Journals Library

Abstract

Abstract

An abstract must be submitted as part of the report and will appear on MEDLINE and other appropriate bibliographic databases.This should not be more than 500 words (please include a word count).

Abstracts should include data (relative risks, odds ratios, and confidence intervals) to support statements of efficacy or cost-effectiveness. 

Your abstract should include the following headings:

  • Background
  • Objective(s)
  • Design
  • Setting
  • Participants
  • Interventions
  • Main outcome measures
  • Data sources (if applicable)
  • Review methods (if applicable)
  • Results
  • Limitations
  • Conclusions
  • Future work
  • Study registration
  • Funding details

Reporting of cost effectiveness results in abstracts 

  1. The NIHR Journals Library contains research reports, not technology appraisals. They should therefore not make judgements about what is worthwhile or what would be value for money for the NHS.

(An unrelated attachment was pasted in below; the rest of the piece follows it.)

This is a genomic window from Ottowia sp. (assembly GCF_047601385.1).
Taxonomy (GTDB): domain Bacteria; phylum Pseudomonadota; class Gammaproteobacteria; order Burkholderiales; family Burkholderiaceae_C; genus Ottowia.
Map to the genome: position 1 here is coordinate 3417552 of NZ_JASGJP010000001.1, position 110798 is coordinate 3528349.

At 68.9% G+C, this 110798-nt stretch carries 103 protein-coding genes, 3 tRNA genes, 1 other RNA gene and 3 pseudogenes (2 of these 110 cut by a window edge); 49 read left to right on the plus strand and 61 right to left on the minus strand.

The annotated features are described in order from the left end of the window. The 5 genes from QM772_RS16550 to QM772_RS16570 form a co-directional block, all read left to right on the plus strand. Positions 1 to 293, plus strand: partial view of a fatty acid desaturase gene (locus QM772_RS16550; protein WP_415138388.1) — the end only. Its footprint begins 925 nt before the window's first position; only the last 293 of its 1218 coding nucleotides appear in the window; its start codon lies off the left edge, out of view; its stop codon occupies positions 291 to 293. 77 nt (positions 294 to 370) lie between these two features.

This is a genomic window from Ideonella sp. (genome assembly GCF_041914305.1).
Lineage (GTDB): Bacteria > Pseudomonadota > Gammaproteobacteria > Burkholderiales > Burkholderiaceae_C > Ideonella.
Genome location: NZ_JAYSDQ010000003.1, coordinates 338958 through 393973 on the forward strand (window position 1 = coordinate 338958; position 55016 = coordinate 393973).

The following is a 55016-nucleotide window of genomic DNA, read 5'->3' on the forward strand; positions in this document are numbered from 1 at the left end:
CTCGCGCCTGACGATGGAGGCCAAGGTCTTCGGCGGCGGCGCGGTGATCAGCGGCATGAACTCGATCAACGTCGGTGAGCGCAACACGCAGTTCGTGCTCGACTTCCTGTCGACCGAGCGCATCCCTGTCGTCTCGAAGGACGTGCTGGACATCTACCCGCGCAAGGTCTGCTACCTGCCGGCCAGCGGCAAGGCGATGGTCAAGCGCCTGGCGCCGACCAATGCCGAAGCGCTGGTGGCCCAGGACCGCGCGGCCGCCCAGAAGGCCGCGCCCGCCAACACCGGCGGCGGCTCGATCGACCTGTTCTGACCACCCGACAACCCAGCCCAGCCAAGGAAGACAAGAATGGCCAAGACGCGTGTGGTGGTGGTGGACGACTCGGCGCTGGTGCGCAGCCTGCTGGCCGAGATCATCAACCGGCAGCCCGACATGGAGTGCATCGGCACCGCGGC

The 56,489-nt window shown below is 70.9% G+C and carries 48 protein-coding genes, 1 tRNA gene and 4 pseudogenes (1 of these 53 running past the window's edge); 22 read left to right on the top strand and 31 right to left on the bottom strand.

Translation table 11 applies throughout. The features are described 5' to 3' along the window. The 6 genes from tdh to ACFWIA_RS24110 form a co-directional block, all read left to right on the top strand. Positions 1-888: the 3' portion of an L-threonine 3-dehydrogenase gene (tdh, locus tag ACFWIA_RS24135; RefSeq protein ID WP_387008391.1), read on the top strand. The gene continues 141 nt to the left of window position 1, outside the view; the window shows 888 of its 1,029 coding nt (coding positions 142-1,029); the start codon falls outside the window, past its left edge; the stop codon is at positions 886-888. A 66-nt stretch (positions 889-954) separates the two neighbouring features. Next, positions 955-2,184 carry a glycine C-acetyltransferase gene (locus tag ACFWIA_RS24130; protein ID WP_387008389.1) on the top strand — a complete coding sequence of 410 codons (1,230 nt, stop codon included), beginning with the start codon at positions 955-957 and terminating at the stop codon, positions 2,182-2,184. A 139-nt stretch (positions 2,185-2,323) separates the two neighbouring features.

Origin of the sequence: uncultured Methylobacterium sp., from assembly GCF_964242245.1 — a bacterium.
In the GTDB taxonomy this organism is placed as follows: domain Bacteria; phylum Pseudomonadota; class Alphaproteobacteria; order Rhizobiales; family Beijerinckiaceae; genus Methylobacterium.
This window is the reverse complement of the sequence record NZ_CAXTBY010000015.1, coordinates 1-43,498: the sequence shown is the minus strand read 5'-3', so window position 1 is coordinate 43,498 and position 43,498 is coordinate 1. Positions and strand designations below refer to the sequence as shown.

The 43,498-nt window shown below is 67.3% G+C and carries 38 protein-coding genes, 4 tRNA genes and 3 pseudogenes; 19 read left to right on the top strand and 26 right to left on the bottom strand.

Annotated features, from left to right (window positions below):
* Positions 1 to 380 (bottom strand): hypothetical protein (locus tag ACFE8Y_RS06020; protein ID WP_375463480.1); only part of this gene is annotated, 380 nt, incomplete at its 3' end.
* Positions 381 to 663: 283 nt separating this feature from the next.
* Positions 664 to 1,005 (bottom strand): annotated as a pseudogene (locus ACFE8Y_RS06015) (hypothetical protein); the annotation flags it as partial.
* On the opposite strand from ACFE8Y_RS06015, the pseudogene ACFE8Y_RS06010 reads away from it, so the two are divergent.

2. Cost-effectiveness is measured on a spectrum, not a dichotomy. The dichotomy comes with cost-effectiveness thresholds, as used implicitly or explicitly in many healthcare decision-making processes.
  3. NICE, by contrast, does work with dichotomies. Its base cost-effectiveness threshold is £20k/QALY, although that can increase in various circumstances to £30k, £50k or £100k per QALY – or even more.
  4. This means that authors in abstracts in the NIHR Journals Library:
    1. Should normally report the costs (usually £) and benefits (usually QALYs) in numbers, with confidence intervals
    2. Might want to say that something is more or less cost-effective, or similarly cost-effective (the difference being that such language acknowledges a spectrum)
    3. Should not say “it is cost effective” or “it is not cost-effective” (those both dichotomise, implying a threshold)
  5. This advice needs to be read in conjunction with the aims of the study and applied thoughtfully.
  6. These principles also apply to the headlines, written by NETSCC